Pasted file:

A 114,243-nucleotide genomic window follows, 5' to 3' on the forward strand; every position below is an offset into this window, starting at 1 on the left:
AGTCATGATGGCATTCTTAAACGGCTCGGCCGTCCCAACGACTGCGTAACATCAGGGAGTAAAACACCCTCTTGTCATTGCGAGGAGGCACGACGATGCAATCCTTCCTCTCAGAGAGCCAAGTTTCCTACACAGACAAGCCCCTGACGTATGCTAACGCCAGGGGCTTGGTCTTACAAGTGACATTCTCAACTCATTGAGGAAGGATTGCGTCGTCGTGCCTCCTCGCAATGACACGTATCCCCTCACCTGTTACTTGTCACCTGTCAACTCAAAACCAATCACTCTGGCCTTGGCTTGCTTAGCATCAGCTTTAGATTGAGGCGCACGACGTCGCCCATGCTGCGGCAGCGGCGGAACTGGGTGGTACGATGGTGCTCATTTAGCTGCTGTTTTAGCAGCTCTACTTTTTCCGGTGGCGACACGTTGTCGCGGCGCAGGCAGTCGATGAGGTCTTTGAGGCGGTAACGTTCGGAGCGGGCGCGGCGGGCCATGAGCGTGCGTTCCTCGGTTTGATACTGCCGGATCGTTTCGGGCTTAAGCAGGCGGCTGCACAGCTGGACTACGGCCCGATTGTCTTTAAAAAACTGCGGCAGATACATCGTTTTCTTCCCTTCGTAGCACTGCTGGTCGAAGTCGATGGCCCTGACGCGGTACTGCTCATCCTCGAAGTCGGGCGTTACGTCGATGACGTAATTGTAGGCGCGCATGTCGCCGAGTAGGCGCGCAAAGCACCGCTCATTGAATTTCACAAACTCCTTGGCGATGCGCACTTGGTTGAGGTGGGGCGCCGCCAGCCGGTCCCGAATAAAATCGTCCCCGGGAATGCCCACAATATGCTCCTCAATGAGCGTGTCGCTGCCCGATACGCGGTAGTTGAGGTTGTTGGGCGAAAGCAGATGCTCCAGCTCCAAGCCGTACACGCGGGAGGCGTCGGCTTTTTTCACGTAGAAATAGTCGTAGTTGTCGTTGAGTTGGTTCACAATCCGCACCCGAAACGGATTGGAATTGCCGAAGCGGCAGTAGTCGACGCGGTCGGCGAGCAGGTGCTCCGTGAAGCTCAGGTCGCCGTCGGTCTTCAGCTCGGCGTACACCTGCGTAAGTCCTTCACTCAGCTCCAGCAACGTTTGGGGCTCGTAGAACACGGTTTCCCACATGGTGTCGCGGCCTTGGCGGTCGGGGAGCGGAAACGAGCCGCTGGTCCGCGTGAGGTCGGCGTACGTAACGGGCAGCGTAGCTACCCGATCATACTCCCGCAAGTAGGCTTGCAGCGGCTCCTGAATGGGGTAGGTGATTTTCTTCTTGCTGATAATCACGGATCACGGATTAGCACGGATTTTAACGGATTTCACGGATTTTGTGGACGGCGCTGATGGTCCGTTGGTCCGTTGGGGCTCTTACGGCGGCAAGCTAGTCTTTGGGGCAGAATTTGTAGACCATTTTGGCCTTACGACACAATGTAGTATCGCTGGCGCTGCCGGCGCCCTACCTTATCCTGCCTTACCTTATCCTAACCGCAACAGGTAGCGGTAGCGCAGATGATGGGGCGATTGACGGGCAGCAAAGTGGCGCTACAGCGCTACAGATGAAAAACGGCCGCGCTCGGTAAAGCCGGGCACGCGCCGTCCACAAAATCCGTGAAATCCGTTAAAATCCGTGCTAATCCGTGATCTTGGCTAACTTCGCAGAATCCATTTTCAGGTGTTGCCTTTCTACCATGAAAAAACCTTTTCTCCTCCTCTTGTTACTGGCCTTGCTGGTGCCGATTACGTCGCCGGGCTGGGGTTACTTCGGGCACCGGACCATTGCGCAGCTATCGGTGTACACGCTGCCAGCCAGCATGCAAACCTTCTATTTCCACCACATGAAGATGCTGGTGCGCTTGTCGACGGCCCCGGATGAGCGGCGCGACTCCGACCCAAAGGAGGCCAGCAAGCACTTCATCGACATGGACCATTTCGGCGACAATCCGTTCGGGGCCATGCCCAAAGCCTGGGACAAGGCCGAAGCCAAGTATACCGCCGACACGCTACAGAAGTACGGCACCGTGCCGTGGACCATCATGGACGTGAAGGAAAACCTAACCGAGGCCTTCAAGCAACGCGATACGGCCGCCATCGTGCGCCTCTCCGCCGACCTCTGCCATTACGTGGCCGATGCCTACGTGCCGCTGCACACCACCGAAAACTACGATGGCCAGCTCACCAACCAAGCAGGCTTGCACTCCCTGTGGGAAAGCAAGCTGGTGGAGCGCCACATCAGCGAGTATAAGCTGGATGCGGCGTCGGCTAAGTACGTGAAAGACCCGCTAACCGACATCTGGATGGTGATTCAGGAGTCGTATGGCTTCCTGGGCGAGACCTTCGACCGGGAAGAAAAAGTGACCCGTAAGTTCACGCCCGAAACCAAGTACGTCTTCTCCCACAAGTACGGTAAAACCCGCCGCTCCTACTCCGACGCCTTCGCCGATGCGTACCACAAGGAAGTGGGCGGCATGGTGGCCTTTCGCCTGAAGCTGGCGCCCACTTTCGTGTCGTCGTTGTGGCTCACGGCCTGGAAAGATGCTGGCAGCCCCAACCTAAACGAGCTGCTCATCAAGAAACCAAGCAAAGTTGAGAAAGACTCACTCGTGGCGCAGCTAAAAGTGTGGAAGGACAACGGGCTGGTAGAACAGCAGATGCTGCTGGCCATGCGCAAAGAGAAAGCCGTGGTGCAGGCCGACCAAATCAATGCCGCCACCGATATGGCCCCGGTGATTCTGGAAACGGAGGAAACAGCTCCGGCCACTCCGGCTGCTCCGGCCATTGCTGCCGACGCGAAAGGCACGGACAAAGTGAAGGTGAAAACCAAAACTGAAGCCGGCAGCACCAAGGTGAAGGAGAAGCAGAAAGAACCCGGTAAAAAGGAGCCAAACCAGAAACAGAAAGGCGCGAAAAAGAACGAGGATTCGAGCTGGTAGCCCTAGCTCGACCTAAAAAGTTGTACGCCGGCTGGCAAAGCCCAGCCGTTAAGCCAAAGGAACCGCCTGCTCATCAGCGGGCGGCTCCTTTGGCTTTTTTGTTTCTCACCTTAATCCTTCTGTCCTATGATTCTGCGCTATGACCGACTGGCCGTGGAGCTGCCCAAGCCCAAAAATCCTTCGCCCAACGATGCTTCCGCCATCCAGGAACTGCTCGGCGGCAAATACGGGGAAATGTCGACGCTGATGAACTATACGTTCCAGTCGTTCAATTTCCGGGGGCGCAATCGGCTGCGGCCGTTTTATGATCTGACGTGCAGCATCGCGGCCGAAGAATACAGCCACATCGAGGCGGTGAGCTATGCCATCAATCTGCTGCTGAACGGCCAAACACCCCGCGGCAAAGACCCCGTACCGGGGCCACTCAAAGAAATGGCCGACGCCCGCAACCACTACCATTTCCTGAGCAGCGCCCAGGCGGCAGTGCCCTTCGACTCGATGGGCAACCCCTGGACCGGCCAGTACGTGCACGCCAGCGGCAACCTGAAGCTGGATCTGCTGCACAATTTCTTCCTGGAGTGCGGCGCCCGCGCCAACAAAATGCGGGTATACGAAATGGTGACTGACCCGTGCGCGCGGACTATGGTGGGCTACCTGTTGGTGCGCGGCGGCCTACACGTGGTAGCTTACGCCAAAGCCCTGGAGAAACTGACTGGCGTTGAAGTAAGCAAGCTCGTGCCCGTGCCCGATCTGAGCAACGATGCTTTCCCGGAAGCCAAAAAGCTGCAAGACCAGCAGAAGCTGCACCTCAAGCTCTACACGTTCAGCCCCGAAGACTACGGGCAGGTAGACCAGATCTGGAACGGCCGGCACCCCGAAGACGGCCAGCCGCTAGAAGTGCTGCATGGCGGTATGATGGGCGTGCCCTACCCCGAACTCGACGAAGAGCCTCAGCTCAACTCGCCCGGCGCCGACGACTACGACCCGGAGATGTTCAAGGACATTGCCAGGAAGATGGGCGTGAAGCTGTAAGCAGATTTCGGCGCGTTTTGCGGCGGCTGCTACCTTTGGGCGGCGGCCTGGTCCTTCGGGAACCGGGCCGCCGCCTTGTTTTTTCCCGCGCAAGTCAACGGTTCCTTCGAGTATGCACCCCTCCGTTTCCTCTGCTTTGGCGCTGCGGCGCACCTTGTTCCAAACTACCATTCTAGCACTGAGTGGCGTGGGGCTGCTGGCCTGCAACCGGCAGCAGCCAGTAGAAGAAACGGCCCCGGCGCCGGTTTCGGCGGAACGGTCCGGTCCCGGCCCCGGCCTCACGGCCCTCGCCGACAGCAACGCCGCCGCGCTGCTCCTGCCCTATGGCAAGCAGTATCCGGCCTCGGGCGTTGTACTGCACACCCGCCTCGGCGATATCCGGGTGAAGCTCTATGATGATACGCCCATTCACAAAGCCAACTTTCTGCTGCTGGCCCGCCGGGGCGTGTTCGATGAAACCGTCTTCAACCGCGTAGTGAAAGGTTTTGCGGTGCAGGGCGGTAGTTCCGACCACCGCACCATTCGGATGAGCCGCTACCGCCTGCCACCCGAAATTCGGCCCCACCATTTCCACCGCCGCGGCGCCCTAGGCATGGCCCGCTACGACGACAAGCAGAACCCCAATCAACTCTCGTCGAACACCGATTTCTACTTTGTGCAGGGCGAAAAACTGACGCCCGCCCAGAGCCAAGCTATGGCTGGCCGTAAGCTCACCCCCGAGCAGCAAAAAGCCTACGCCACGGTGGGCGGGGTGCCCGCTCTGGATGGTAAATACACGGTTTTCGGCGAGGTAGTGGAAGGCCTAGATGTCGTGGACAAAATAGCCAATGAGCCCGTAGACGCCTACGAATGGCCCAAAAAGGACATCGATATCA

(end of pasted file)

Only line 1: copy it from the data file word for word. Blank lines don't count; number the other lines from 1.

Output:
A 114,243-nucleotide genomic window follows, 5' to 3' on the forward strand; every position below is an offset into this window, starting at 1 on the left: